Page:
Classical molecular dynamics (MD) simulations combined with docking calculations, potential of mean force estimates with the umbrella sampling method, and molecular mechanic/Poisson–Boltzmann surface area (MM-PBSA) energy calculations reveal that C60 may block K+ channels with two mechanisms: a low affinity blockage from the extracellular side, and an open-channel block from the intracellular side. The presence of a low affinity binding-site at the extracellular entrance of the channel is in agreement with the experimental results showing a fast and reversible block without use-dependence, from the extracellular compartment. Our simulation protocol suggests the existence of another binding site for C60 located in the channel cavity at the intracellular entrance of the selectivity filter. The escape barrier from this binding site is ∼21 kcal/mol making the corresponding kinetic rate of the order of minutes. The analysis of the change in solvent accessible surface area upon C60 binding shows that binding at this site is governed purely by shape complementarity, and that the molecular determinants of binding are conserved in the entire family of K+ channels. The presence of this high-affinity binding site conserved among different K+ channels may have serious implications for the toxicity of carbon nanomaterials.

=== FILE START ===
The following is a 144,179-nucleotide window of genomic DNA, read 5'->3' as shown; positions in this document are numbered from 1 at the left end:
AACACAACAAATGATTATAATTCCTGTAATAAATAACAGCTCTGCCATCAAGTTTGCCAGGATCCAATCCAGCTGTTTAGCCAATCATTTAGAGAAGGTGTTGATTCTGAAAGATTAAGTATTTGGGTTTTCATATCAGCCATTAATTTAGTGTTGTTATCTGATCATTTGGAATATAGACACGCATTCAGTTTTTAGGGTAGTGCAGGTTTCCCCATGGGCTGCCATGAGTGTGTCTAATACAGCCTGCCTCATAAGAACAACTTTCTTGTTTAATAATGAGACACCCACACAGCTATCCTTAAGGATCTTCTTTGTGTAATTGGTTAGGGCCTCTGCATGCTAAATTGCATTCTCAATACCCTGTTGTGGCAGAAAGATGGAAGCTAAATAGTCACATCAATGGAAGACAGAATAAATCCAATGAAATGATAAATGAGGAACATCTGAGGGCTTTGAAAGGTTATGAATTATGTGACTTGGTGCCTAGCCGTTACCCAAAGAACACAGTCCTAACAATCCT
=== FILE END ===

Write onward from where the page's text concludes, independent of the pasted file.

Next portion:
Blocking the passage: C60 geometrically clogs K+ channels

CALVARESI, MATTEO;Furini S;BOTTONI, ANDREA;ZERBETTO, FRANCESCO
2015

Abstract

Classical molecular dynamics (MD) simulations combined with docking calculations, potential of mean force estimates with the umbrella sampling method, and molecular mechanic/Poisson–Boltzmann surface area (MM-PBSA) energy calculations reveal that C60 may block K+ channels with two mechanisms: a low affinity blockage from the extracellular side, and an open-channel block from the intracellular side. The presence of a low affinity binding-site at the extracellular entrance of the channel is in agreement with the experimental results showing a fast and reversible block without use-dependence, from the extracellular compartment. Our simulation protocol suggests the existence of another binding site for C60 located in the channel cavity at the intracellular entrance of the selectivity filter. The escape barrier from this binding site is ∼21 kcal/mol making the corresponding kinetic rate of the order of minutes. The analysis of the change in solvent accessible surface area upon C60 binding shows that binding at this site is governed purely by shape complementarity, and that the molecular determinants of binding are conserved in the entire family of K+ channels. The presence of this high-affinity binding site conserved among different K+ channels may have serious implications for the toxicity of carbon nanomaterials.
Calvaresi M; Furini S; Domene C; Bottoni A; Zerbetto F.
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Utilizza questo identificativo per citare o creare un link a questo documento: https://hdl.handle.net/11585/500576
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